A series of two hundred and twenty -five patients
with heart disease is reviewed, showing its incidence
in pregnancy to be 0.8 per cent, and its mortality
3.1 per cent.
With better obstetrics and fewer deaths from
sepsis, heart disease is occupying a relatively more
prominent position as a cause of maternal deaths,
being the fourth most common cause in this series,
and accounting for 11.6 per cent of all maternal
Rheumatic fever was responsible for 93 per cent
of cases, and the mitral valve was the site of the
lesion in all but a few.
Observation of patients with heart disease at
weekly intervals is recommended, owing to the danger
of their condition deteriorating and in order
immediately to observe any adverse change: and it is
recommended that all patients should be admitted for
one week about the twenty- eighth week, for rest and
assessment, and again seven to ten days before full
term. Antenatal care is one of the major factors
in lowering the mortality rate, and each visit of the
patient should include careful medical examination,
especially of her lung bases for the early crepitations, close questioning as to her daily routine and an assurance that she keeps within the limits of her
cardiac reserve. It is possible that the more
frequent examination and earlier advice and treatment
of the Group II patients may be the key to the
avoidance of the occasional failure in this group.
Respiratory infections, however trivial, have
to be treated seriously, as they have a tendency to
resist ordinary treatment and may precipitate.heart
failure; anaemia, too, should be avoided, and, if
marked, a careful look-out kept for signs which might
suggest subacute endocarditis, and the patient should
be advised to report should she develop any new
The functional heart grouping of the American
Heart Association gives a good indication of the
cardiac reserve, and offers a common nomenclature for
Some additional factors in assessment in individual cases, as suggested by Lamb (1934), may help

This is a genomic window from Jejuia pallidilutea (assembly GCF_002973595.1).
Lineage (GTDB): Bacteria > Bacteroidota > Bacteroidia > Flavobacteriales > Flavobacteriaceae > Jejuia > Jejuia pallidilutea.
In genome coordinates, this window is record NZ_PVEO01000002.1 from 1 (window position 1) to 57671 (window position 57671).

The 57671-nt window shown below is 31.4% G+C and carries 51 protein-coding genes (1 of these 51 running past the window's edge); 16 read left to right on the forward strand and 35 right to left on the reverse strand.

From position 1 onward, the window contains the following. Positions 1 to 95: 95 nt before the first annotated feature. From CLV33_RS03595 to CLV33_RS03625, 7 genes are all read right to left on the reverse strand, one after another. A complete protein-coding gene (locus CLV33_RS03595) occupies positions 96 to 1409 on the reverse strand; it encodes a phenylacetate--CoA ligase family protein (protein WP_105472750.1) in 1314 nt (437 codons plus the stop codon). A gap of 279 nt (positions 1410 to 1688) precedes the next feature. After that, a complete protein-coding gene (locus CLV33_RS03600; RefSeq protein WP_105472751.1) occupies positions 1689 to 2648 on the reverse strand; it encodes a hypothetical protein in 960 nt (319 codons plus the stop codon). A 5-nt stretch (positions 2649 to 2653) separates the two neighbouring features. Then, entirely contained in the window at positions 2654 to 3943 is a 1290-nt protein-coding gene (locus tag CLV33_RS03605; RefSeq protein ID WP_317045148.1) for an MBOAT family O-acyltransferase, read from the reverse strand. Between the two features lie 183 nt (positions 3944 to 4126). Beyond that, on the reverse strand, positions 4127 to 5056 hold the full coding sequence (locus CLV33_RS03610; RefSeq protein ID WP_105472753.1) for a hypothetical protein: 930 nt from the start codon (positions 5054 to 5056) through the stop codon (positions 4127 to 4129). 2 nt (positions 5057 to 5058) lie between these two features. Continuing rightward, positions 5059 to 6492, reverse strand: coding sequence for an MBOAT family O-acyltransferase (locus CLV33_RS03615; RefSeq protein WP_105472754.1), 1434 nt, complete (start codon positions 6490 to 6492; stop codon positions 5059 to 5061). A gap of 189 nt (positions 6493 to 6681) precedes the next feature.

to lessen the dangers of cardiac decompensation and,
towards this end, the co- operation between the
cardiologist and the obstetrician is essential.
A history of previous failure is a bad prognosti
sign, and, although there is an apparent recovery,
such patients should be regarded as group IV cases.
It may, in fact, be advisable, as regards the
obstetric treatment, to place the patient in the least favourable group to which she may have reached, no
matter what the improvement obtained with treatment,
or what more favourable group she may later occupy
Spontaneous labour, aided, if necessary, by forceps,
would seem to be the best mode of delivery, and
is possible in the vast majority of cases; Caesarean
section being reserved for the presence of other
obstetrical complications, or, in some cases, where
surgical termination of the pregnancy is indicated.
It has been noted in this series, that patients
with heart disease do not stand up well to prolonged
labour or to accouchement force, and, if these are
anticipated, a Caesarean section may be less of a risk
to the patient. Observation of the pulse and respiration
rates during the first stage of labour, as
recommended by Mendelson and Pardee (1942), and
immediate digitalisation, if necessary, may serve to
prevent decompensation developing.
The anaesthetic which is best advised is morphia
for the first stage and pudendal block for the second
stage of labour, supplemented by a light gas and
oxygen and episiotomy when forceps are used.
There is a definite place for therapeutic abortion
in the group III and IV patients; and in others,
rho have given a history of previous heart failure,
it is assessed individually.
The selection of bad-risk cardiac patients
should be one at cardiac clinics, where they should
be advised against becoming pregnant: and this precaution
together with careful choosing of patients
who are to proceed with pregnancy and avoid decompensation,
with its attendant risks, can serve
greatly to lower the mortality rate. Gilchrist and
Murray Lyon (1933) say that one or two pregnancies do
not shorten the expectation of life in the cardiac:
and Jones (1944) advises against a third pregnancy.
These observations have shown, however, that, altho
pregnancy may not induce heart failure, it may leave
the heart severely crippled. It has been shown in
this series that patients who have changed to a less
favourable functional heart group during pregnancy
are more liable to show these adverse effects in
later years. No difference, however, in the age of
death has been shown in nulliparous and parous women.
Of congenital lesions, unless there is persistent
cyanosis, which would justify advising against
pregnancy, or securing an early termination, the
patient is treated as for other heart lesions: the
exception being in those lesions where excess
straining must be avoided and when, therefore, a
Caesarean section should be performed.
A guarded prognosis has to be given until the
end of the puerperium, since the majority of
fatalities occur then, and additional rest in
hospital should be advised for patients at this time.
Before the patient leaves hospital, to assume the
extensive burdens of the care of her child, a full
opportunity should be taken to discuss with her the
domestic responsibilities which she has to meet:
and if indicated, as it is in most cases, arrangements
made whereby she may have the assistance of a
Home-help, such as is now available from most local
Authority Departments. Finally, a date is given to
the patient for attendance at a Cardiological clinic
for future advice and guidance.